Home Coronavirus Updates The UK government has moved to ‘delay phase’ but is not banning large-scale gatherings

The UK government has moved to ‘delay phase’ but is not banning large-scale gatherings

by Saul Leese

Following the latest Cobra meeting just moments ago (Thursday 12 March), and on the advice of the CMO, the UK government has decided not to ban large-scale gatherings despite moving to the ‘Delay Phase’.

The Prime Minister Boris Johnson, said: “We are considering the question of banning major public events such as sporting fixtures, the scientific advise we have received over the last couple of weeks, is that banning such events will have little effect on the spread. But there is also the issue of such a burden of events can place on public services and I’ve been discussing this issue with all colleagues across the United Kingdom and I will have more to say shortly about the timing of further action in that respect.”

The Delay phase – actions to date (Click here to see the government strategy – it may be updated following the announcement).

Many of the actions involved in the Contain phase also act to help Delay the onset of an epidemic if it becomes inevitable. These include case finding and isolation of early cases.

Many of the actions that people can take themselves – especially washing hands more; and the catch it, bin it, kill it strategy for those with coughs and sneezes – also help in delaying the peak of the infection.

Our experts are considering what other actions will be most effective in slowing the spread of the virus in the UK, as more information about it emerges. Some of these will have social costs where the benefit of doing them to Delay the peak will need to be considered against the social impact. The best possible scientific advice and other experts will inform any decision on what will be most effective.

Delaying the spread of the disease requires all of us to follow the advice set out below. The benefits of doing so are that if the peak of the outbreak can be delayed until the warmer months, we can reduce significantly the risk of overlapping with seasonal flu and other challenges (societal or medical) that the colder months bring.

The Delay phase also buys time for the testing of drugs and initial development of vaccines and/or improved therapies or tests to help reduce the impact of the disease. There is therefore a strong dependency between the different elements of our approach.

Who advises the government?

The UK government and the devolved administrations have ensured that all of our actions are based on the best possible evidence, and are guided by the 4 UK CMOs.

The UK health departments’ preparations and response are developed with expert advice, ensuring that staff, patients and the wider public can be confident that our plans are developed and implemented using the best available evidence. These groups include:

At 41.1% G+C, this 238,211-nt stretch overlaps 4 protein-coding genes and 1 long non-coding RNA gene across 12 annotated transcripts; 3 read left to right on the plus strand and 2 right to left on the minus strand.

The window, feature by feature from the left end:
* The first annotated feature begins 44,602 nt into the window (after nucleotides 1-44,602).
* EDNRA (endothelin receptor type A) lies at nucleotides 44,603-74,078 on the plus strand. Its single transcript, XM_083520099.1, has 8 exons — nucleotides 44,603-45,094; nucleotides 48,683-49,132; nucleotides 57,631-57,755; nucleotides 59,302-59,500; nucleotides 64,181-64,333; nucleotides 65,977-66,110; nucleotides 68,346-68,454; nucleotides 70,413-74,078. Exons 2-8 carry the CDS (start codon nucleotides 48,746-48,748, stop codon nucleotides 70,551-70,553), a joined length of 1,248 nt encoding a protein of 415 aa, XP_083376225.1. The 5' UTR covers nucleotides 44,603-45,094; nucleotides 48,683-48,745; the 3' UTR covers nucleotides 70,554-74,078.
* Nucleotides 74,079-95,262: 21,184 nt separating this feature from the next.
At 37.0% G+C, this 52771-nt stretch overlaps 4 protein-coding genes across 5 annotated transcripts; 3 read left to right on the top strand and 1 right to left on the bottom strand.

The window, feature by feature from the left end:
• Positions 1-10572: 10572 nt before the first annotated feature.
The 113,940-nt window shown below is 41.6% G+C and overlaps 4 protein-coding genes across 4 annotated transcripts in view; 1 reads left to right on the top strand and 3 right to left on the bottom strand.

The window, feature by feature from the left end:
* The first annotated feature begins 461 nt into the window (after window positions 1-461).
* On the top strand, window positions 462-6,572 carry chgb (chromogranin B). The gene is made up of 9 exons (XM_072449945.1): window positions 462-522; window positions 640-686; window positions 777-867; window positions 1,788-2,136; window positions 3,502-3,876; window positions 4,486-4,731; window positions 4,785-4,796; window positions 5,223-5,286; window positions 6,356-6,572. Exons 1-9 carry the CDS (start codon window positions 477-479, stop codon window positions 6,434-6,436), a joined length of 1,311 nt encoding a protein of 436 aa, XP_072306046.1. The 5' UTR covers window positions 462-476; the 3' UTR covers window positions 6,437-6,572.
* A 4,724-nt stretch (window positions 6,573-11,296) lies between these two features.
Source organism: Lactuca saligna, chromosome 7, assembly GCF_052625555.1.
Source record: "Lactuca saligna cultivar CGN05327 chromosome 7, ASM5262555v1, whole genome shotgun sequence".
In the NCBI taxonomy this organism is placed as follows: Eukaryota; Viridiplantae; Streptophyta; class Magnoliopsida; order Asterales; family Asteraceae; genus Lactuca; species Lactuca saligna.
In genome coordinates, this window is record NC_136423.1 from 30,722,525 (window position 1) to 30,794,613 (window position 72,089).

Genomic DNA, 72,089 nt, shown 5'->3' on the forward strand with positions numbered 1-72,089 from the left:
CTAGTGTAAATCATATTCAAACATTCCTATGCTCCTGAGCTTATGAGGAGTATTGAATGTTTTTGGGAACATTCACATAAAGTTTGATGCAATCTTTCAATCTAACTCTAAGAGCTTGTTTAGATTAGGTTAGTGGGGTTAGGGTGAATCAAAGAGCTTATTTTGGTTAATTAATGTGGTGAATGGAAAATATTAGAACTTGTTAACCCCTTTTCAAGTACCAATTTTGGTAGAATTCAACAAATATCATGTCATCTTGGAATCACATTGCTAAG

• the Scientific Advisory Group for Emergencies (SAGE) – chaired by the Government Chief Scientific Adviser and co-chaired by the CMO for England – provides scientific and technical advice to support government decision makers during emergencies, ensuring that timely and co-ordinated scientific advice is made available to decision makers to support UK cross-government decisions in the UK Cabinet Office Briefing Room
  • the New and Emerging Respiratory Virus Threats Advisory Group (NERVTAG) is an expert committee of DHSC and advises the CMOs and, through the CMOs, ministers, DHSC and other government departments, and the devolved administrations. It provides scientific risk assessment and mitigation advice on the threat posed by new and emerging respiratory virus threats and on options for their management
  • the Advisory Committee on Dangerous Pathogens (ACDP) provides independent scientific advice to the Health and Safety Executive, to ministers in DHSC and DEFRA, and to their counterparts in Scotland, Wales and Northern Ireland on all aspects of hazards and risks to workers and others from exposure to pathogens
  • the Scientific Pandemic Influenza Group on Modelling (SPI-M) gives expert advice to DHSC and wider UK government and the devolved administrations on scientific matters relating to the UK’s response to an influenza pandemic (or other emerging human infectious disease threats). The advice is based on infectious disease modelling and epidemiology
  • the Joint Committee on Vaccination and Immunisation (JCVI) advises UK health departments on immunisation
  • FCO Travel Advice is informed by PHE and DHSC advice and gives British nationals advice on what they need to know before deciding whether to travel and what to do if they are affected by an outbreak of COVID-19 while travelling

The actions we are taking to tackle the COVID-19 outbreak are being informed by the advice of these committees.

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